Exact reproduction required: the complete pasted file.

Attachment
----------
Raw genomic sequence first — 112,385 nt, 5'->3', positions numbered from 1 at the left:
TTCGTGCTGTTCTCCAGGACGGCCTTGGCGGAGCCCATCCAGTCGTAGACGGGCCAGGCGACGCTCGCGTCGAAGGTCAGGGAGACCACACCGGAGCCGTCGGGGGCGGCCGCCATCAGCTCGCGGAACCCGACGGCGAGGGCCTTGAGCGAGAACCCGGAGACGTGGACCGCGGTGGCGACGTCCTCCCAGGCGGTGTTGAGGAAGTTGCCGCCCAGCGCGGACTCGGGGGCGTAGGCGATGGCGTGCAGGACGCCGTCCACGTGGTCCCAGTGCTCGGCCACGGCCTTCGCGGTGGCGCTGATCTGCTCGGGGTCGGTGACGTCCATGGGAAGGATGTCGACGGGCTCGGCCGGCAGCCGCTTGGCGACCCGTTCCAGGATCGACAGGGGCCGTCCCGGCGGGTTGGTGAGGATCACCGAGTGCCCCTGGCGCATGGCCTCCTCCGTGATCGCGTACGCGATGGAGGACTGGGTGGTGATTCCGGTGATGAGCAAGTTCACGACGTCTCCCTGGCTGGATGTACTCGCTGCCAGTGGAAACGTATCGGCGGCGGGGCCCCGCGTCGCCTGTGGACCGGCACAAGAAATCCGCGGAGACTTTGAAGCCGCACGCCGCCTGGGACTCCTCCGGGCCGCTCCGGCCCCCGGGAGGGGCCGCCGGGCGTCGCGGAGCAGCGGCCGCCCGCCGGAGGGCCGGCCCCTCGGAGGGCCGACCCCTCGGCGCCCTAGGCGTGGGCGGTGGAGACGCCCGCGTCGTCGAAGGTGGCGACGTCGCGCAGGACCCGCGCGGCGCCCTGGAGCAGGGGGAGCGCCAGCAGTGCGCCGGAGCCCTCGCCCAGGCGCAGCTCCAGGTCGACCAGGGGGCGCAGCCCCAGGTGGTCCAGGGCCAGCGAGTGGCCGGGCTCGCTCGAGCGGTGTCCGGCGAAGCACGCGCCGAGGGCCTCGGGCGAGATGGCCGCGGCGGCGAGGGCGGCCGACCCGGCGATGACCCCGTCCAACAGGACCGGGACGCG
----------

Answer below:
Raw genomic sequence first — 112,385 nt, 5'->3', positions numbered from 1 at the left:
TTCGTGCTGTTCTCCAGGACGGCCTTGGCGGAGCCCATCCAGTCGTAGACGGGCCAGGCGACGCTCGCGTCGAAGGTCAGGGAGACCACACCGGAGCCGTCGGGGGCGGCCGCCATCAGCTCGCGGAACCCGACGGCGAGGGCCTTGAGCGAGAACCCGGAGACGTGGACCGCGGTGGCGACGTCCTCCCAGGCGGTGTTGAGGAAGTTGCCGCCCAGCGCGGACTCGGGGGCGTAGGCGATGGCGTGCAGGACGCCGTCCACGTGGTCCCAGTGCTCGGCCACGGCCTTCGCGGTGGCGCTGATCTGCTCGGGGTCGGTGACGTCCATGGGAAGGATGTCGACGGGCTCGGCCGGCAGCCGCTTGGCGACCCGTTCCAGGATCGACAGGGGCCGTCCCGGCGGGTTGGTGAGGATCACCGAGTGCCCCTGGCGCATGGCCTCCTCCGTGATCGCGTACGCGATGGAGGACTGGGTGGTGATTCCGGTGATGAGCAAGTTCACGACGTCTCCCTGGCTGGATGTACTCGCTGCCAGTGGAAACGTATCGGCGGCGGGGCCCCGCGTCGCCTGTGGACCGGCACAAGAAATCCGCGGAGACTTTGAAGCCGCACGCCGCCTGGGACTCCTCCGGGCCGCTCCGGCCCCCGGGAGGGGCCGCCGGGCGTCGCGGAGCAGCGGCCGCCCGCCGGAGGGCCGGCCCCTCGGAGGGCCGACCCCTCGGCGCCCTAGGCGTGGGCGGTGGAGACGCCCGCGTCGTCGAAGGTGGCGACGTCGCGCAGGACCCGCGCGGCGCCCTGGAGCAGGGGGAGCGCCAGCAGTGCGCCGGAGCCCTCGCCCAGGCGCAGCTCCAGGTCGACCAGGGGGCGCAGCCCCAGGTGGTCCAGGGCCAGCGAGTGGCCGGGCTCGCTCGAGCGGTGTCCGGCGAAGCACGCGCCGAGGGCCTCGGGCGAGATGGCCGCGGCGGCGAGGGCGGCCGACCCGGCGATGACCCCGTCCAACAGGACCGGGACGCG